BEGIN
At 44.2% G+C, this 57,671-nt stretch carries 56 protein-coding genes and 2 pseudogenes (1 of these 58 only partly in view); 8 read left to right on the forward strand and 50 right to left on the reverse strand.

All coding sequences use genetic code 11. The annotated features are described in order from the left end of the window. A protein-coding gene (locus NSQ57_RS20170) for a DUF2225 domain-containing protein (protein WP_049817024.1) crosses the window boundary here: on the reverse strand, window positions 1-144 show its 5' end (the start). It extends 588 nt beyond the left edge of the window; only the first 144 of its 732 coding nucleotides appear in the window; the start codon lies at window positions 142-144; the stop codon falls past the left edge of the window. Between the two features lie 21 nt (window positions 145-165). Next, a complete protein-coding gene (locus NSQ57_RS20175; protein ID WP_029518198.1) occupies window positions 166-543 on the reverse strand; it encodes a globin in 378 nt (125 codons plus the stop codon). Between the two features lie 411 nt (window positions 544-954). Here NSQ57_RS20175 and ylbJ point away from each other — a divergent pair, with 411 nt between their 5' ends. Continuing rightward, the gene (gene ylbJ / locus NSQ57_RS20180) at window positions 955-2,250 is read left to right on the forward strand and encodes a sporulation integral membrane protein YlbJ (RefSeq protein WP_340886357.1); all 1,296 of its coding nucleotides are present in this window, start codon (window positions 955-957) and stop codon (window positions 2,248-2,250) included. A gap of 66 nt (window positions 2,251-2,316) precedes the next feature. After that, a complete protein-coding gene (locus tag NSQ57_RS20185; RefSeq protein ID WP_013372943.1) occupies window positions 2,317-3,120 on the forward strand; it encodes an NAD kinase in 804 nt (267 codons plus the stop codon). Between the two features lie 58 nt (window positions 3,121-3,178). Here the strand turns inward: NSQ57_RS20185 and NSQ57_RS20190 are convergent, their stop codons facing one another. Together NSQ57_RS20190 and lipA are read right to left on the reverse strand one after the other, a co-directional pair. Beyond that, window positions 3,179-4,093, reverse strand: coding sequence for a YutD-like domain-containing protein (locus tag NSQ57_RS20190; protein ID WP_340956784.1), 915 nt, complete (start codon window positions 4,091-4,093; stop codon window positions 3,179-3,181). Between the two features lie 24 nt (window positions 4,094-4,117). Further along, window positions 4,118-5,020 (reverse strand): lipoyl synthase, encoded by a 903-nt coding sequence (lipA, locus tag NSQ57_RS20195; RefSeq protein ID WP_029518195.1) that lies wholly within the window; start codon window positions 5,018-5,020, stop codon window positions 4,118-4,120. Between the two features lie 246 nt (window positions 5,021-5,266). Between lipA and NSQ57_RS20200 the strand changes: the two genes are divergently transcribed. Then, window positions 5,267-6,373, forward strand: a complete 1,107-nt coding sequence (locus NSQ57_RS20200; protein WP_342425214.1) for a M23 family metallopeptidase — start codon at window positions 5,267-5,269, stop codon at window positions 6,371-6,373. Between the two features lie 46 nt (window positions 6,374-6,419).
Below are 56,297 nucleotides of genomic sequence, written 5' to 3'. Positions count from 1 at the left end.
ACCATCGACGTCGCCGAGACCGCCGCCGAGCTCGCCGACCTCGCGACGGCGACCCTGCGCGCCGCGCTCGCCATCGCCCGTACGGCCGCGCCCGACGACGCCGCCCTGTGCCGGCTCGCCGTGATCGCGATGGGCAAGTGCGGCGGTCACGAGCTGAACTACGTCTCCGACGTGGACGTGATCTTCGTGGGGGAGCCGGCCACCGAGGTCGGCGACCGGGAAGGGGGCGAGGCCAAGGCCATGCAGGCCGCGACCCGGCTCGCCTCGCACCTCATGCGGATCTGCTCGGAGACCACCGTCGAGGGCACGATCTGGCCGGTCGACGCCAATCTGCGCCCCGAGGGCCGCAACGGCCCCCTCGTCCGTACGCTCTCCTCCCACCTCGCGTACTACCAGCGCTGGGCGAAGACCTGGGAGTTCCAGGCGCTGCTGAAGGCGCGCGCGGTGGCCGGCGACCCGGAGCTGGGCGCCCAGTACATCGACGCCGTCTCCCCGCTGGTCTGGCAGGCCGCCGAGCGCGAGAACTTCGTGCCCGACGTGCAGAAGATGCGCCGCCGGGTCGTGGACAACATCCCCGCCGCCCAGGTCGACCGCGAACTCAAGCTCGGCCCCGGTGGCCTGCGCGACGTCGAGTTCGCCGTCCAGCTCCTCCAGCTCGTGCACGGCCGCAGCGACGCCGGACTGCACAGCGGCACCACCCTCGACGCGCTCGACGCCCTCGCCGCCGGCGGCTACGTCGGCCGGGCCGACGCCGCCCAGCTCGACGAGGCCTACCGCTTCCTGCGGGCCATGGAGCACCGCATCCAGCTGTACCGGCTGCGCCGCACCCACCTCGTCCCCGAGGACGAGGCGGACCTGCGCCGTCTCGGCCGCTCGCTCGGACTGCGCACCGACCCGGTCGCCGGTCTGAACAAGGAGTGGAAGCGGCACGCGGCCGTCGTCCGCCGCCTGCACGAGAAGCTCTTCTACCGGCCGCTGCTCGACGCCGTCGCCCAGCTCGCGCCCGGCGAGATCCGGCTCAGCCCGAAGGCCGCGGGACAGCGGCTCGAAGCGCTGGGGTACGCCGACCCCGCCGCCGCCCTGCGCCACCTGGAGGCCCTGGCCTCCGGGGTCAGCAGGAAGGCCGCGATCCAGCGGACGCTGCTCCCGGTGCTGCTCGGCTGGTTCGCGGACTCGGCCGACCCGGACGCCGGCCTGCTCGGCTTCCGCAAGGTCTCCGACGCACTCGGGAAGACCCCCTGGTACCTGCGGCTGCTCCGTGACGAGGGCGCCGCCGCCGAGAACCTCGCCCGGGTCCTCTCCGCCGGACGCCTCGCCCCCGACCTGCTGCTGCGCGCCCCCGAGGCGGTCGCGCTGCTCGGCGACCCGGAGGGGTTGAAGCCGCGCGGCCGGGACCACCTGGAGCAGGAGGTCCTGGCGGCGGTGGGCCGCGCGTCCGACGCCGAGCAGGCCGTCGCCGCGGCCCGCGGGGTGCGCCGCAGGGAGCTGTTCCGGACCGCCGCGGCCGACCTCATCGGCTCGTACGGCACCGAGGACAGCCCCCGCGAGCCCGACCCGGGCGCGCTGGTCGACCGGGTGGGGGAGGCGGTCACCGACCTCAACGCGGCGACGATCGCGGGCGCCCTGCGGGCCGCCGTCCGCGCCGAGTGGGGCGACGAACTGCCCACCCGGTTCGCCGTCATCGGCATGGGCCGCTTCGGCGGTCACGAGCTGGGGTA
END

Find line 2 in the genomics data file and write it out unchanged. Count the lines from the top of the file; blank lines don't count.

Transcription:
All coding sequences use genetic code 11. The annotated features are described in order from the left end of the window. A protein-coding gene (locus NSQ57_RS20170) for a DUF2225 domain-containing protein (protein WP_049817024.1) crosses the window boundary here: on the reverse strand, window positions 1-144 show its 5' end (the start). It extends 588 nt beyond the left edge of the window; only the first 144 of its 732 coding nucleotides appear in the window; the start codon lies at window positions 142-144; the stop codon falls past the left edge of the window. Between the two features lie 21 nt (window positions 145-165). Next, a complete protein-coding gene (locus NSQ57_RS20175; protein ID WP_029518198.1) occupies window positions 166-543 on the reverse strand; it encodes a globin in 378 nt (125 codons plus the stop codon). Between the two features lie 411 nt (window positions 544-954). Here NSQ57_RS20175 and ylbJ point away from each other — a divergent pair, with 411 nt between their 5' ends. Continuing rightward, the gene (gene ylbJ / locus NSQ57_RS20180) at window positions 955-2,250 is read left to right on the forward strand and encodes a sporulation integral membrane protein YlbJ (RefSeq protein WP_340886357.1); all 1,296 of its coding nucleotides are present in this window, start codon (window positions 955-957) and stop codon (window positions 2,248-2,250) included. A gap of 66 nt (window positions 2,251-2,316) precedes the next feature. After that, a complete protein-coding gene (locus tag NSQ57_RS20185; RefSeq protein ID WP_013372943.1) occupies window positions 2,317-3,120 on the forward strand; it encodes an NAD kinase in 804 nt (267 codons plus the stop codon). Between the two features lie 58 nt (window positions 3,121-3,178). Here the strand turns inward: NSQ57_RS20185 and NSQ57_RS20190 are convergent, their stop codons facing one another. Together NSQ57_RS20190 and lipA are read right to left on the reverse strand one after the other, a co-directional pair. Beyond that, window positions 3,179-4,093, reverse strand: coding sequence for a YutD-like domain-containing protein (locus tag NSQ57_RS20190; protein ID WP_340956784.1), 915 nt, complete (start codon window positions 4,091-4,093; stop codon window positions 3,179-3,181). Between the two features lie 24 nt (window positions 4,094-4,117). Further along, window positions 4,118-5,020 (reverse strand): lipoyl synthase, encoded by a 903-nt coding sequence (lipA, locus tag NSQ57_RS20195; RefSeq protein ID WP_029518195.1) that lies wholly within the window; start codon window positions 5,018-5,020, stop codon window positions 4,118-4,120. Between the two features lie 246 nt (window positions 5,021-5,266). Between lipA and NSQ57_RS20200 the strand changes: the two genes are divergently transcribed. Then, window positions 5,267-6,373, forward strand: a complete 1,107-nt coding sequence (locus NSQ57_RS20200; protein WP_342425214.1) for a M23 family metallopeptidase — start codon at window positions 5,267-5,269, stop codon at window positions 6,371-6,373. Between the two features lie 46 nt (window positions 6,374-6,419).